Bulgarian Marrows (Tikvichki) But Not As You Know Them

Bulgarian Marrows (Tikvichki) But Not As You Know ThemMarrows are a food that many people shy away from - It’s boring, or I don’t like the taste is the reaction from many. Of course many recognise the marrow a big green sausage shaped vegetable and the bigger the better. That’s what I thought until coming to Bulgaria.

Having cooked marrow in the UK many times before I came here, there wasn’t much incentive really. I was the only one in the family who ate it! It was marrow for me and KFC for everyone else, I ‘m so glad that doesn’t happen now. The Bulgarians love their marrow or tikvichki as it is called here, but it is completely different here for two reasons. The first is that the bigger is not better; I’ve never seen marrows eaten by Bulgarians more than 20 cm long. The other reason is they choose a very light green and shiny skinned variety of marrow very different from the dark green rough textured skin types you see in the UK.

Bulgarian Marrows (Tikvichki) But Not As You Know ThemI grew Bulgarian marrow in my first season here, but without hindsight left them to grow much bigger. It seemed a waste to eat them, as waiting another few days you’d get double the size and weight. Then I’d take the seeds out, stuff it with a mince/herb mixture and bake it – Very much an English dish that I enjoyed, but apart from mashed marrow with potatoes and butter or slicing it and boiling as a vegetable side dish that was the limit to marrow dishes in my recipe repertoire.

Then the Bulgarians came along and my view of the marrow was altered to such an extent that now the season is on us, we eat it at least two or three times a week -We just can’t get enough of it. It is often the main course and a pleasure to cook. Why is it a pleasure to cook? It is an easy answer, quite simply because we barbecue marrow here and every man on earth likes barbecuing.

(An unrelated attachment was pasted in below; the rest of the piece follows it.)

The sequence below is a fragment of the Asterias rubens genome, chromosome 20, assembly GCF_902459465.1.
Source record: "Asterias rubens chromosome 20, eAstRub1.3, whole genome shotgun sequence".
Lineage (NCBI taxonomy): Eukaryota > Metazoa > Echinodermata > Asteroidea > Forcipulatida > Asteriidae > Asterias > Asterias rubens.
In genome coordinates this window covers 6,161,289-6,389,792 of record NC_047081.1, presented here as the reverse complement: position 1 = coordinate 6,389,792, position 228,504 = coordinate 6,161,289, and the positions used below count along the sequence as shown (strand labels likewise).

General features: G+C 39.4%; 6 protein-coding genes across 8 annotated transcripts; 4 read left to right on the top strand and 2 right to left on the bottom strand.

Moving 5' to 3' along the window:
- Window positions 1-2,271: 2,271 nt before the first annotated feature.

Barbecued Tikvichki is a melt in your mouth moment and I will give the exact recipe we now use here. If you got UK marrow in your mind forget about it right now.

Bulgarian Tikvichki Barbecued

Serves 6


1 kg Tikvichki (Around 4-5)
Sunflower Oil


Wash the tikvichki and slice lengthways to about ½ cm thick. Put them on a tray and sprinkle salt liberally rubbing it in to cover all the areas of the tikvichki. Leave in a cool place for at least 30 minutes. (This is done to remove the excess water that the vegetable hold and is the key to successful barbecuing tikvichki.)

Take each slice of tikvichki and brush of the excess salt and place another tray. Pour the oil over the tikvichki and rub it so it covers all the surfaces, it is now ready for barbecuing.

You need a hot heat, but not a flamed heat. You need to check that it is cooked thoroughly. You can tell this is done if the tikvichki is tender and begins to fall apart.

Bulgarian Marrows (Tikvichki) But Not As You Know ThemWhilst cooking chop the garlic and dill finely and add some oil mixing it all in a small bowl and put to one side. Each slice of tikvichki that is cooked should be put on a plate or serving tray and the herb mixture spread on. This should be done when the tikvichki s piping hot to get the flavours to merge. You will end up with a few layers of tikvichki, which should be criss-crossed as each layer goes on.

They can be served straight away to waiting family or guests.

When cool store in the fridge an they can be eaten cold or reheated the next day, but I guarantee there won’t be any left from the evening before!


This is another major discovery of exceptional food in Bulgaria where simple food rules again.

British marrow photograph from http://www.growfruitandveg.co.uk
Sliced tikvichki photograph from http://fitnesinstruktor.com/